Liverpools Independent Scene - Penny Magazine

This is the tenth year that we have been in business as GSG and the world has changed dramatically in all quarters over the last decade. Ten years ago the city was largely behind its Northern counterparts on the independent restaurant and bar scene, particularly Manchester and Leeds, yet in the years since Liverpool has risen up and become home to one of the most diverse independent food and drink social scenes in the country.


   When we opened a bar called Santa Chupitos in 2009, which is now in its testimonial year, we could not have imagined that it would help kickstart the independent scene in the city as we now know it and see the extensive development of the Ropewalks area, which at the time was a forgotten derelict part of the city, massively underusing some of the buildings holding the most character and history. The area has since flourished and at the start of the decade, Seel Street was named one of the countries hippest streets. It is now home to the towns largest late night and predominantly independent economy, while Bold Street, one of the cities most iconic streets, has become a mecca for some of the most artisanal independent eateries in the city centre. 


    The last few years we have seen the emergence of the imaginative Baltic Triangle. Known as the creative and digital quarter, its original name is a debate, either named after the warehouses that stored the wood imported from Norway or perhaps due to the large whaling business that once occurred within its walls. These days you are more likely to see MacBook’s, tech companies, roastery’s, food halls and some of the best places to be catching big DJs in some of the cleverly refurbished warehouses. It is also home to Cain’s Brewery Village, which has been the major part of the redevelopment in the area, bringing together a diverse range of bar offerings and all be it in a different guise, an iconic brewery building back to life. The development is ongoing, seeing an increasing amount of  bedrooms being built in the area and retail shops moving in, creating a strong young distinct neighbourhood that is forward thinking and sustainable.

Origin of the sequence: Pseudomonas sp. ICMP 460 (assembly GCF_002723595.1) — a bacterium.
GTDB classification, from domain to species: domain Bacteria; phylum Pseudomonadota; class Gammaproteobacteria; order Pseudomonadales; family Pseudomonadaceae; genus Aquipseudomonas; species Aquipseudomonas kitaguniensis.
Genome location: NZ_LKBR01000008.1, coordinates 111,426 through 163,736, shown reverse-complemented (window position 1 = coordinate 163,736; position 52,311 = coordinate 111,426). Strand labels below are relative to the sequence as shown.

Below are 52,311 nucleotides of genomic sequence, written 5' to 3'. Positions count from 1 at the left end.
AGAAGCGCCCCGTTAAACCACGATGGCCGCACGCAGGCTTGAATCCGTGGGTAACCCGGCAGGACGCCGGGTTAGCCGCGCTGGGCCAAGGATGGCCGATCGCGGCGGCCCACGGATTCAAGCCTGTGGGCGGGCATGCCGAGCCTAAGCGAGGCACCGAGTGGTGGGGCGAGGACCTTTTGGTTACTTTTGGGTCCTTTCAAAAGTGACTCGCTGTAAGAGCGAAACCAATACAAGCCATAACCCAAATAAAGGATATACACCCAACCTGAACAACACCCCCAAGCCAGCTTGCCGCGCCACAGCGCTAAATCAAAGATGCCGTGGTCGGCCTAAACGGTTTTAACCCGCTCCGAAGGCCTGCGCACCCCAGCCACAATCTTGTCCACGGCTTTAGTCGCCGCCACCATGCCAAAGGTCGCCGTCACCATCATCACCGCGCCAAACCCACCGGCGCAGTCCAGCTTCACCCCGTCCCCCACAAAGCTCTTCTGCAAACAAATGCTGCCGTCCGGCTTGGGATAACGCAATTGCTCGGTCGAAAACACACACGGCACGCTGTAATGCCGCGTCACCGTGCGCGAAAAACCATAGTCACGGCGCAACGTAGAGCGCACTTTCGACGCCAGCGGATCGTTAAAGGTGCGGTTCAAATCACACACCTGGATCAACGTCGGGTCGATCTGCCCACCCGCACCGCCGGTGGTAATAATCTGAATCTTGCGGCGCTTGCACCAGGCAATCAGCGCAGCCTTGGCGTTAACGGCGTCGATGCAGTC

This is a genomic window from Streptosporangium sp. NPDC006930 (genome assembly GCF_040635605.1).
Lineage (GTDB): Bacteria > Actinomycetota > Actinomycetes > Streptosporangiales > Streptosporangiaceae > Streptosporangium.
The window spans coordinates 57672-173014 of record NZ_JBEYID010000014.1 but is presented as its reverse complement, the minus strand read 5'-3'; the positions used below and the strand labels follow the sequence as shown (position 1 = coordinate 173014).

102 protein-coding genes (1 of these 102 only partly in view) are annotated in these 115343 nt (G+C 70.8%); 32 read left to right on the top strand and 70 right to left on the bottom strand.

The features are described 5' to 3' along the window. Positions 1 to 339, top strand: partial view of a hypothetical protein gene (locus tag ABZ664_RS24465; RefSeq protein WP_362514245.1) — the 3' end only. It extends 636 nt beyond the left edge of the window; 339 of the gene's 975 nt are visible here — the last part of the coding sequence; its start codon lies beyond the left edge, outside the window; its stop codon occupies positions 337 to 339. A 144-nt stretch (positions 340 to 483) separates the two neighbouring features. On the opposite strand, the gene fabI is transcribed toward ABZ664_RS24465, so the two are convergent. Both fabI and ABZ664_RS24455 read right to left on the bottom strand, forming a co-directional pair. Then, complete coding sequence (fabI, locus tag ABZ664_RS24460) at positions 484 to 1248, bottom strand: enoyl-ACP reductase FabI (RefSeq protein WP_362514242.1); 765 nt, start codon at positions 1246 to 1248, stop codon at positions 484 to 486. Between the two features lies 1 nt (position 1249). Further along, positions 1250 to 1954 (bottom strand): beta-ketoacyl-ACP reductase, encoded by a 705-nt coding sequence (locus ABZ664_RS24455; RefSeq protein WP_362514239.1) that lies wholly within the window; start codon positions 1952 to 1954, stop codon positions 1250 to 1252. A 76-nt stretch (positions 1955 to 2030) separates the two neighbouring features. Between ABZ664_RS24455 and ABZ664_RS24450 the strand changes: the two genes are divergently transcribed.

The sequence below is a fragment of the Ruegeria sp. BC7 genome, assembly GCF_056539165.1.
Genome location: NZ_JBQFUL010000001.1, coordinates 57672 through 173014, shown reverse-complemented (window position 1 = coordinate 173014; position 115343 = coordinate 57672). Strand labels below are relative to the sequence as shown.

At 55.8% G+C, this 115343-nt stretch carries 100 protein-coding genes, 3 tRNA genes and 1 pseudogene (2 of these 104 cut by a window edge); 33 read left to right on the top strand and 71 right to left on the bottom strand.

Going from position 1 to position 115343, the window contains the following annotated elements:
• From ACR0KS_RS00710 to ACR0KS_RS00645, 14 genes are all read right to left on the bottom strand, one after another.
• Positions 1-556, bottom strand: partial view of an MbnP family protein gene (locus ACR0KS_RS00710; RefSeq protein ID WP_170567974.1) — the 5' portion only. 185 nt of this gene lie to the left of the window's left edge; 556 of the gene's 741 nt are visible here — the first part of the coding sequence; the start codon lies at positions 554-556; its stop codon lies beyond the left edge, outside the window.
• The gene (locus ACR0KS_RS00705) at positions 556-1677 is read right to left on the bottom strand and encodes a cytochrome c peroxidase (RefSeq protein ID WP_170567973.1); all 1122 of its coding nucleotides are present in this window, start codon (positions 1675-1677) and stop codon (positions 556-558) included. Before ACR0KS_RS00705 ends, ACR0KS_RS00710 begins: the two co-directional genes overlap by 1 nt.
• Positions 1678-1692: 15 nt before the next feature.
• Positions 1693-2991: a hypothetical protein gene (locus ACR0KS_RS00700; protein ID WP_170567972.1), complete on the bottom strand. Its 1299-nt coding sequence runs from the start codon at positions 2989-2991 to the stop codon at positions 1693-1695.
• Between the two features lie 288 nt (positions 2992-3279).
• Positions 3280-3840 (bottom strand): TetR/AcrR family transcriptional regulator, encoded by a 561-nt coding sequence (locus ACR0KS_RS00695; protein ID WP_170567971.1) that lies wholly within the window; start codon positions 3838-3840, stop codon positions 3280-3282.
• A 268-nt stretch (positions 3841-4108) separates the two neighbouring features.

The cities quarters over the past 5 years have now become geographically clear. Ironically, it was L1 that made this all possible, a mainly chain related area and the city’s main retail space, making them all interlinked and assessable on foot. This has distinctly enabled the city to grow organically and helped create a varied food and drink scene, from the Mathew street nostalgia to the pre theatre dining on the cobbled streets of the cities Georgian quarter. We are also seeing an upsurge in independents in the Castle Street area which was predominantly in the past known as a business district and also the iconic Albert dock as it tries try to re position itself to locals by bringing in some of the best of the cities talent to a very tourist driven area. 


    Nowadays the changing trends mirrored in retail and hospitality make for a demanding and a constantly evolving industry. The thought processes on our spending have geared the consumer to think about where their hard earned money is being spent and this is where the story of the independent has relevance and also where social media plays a beneficial role in telling that story. Yet, the ever changing façade can cause its problems in saturation, especially as the economic world is currently crumbling around its society at the moment. So there is often reinvention and we are now seeing a merger of sectors, through experiential concepts. 


    Due to diversity and complexity of peoples need is challenging to any businesses

This is one reason why we are seeing the rise of the food hall and relaxed social dining environments as they mirror societies wide ranging needs and they also bring back to life some iconic buildings into social hubs. Duke Street, once a walkway to other areas, is fast becoming the latest to see these developments. We have been lucky enough to play a part in this in opening Duke Street Food and Drink Market and it has been welcomed with open arms by the people of Liverpool, with 3 new openings on the street to come this year involving an experiential bowling concept and one of Manchester popular brand the future is looking good for Duke Street and for Liverpool. 


    Northern cities are developing into a beacon for the largest rise in independent start-up businesses, Liverpool being the highest outside London. Telling a story of strength, community, diversity and creativity. If you can shop independent you should as it can bring together neighbourhoods, harbour the local economy and give a place a unique cultural environment to live in, something that Liverpool has reignited from parts of its past to create a bright future and home to a contemporary culinary hub.



Matthew Farrell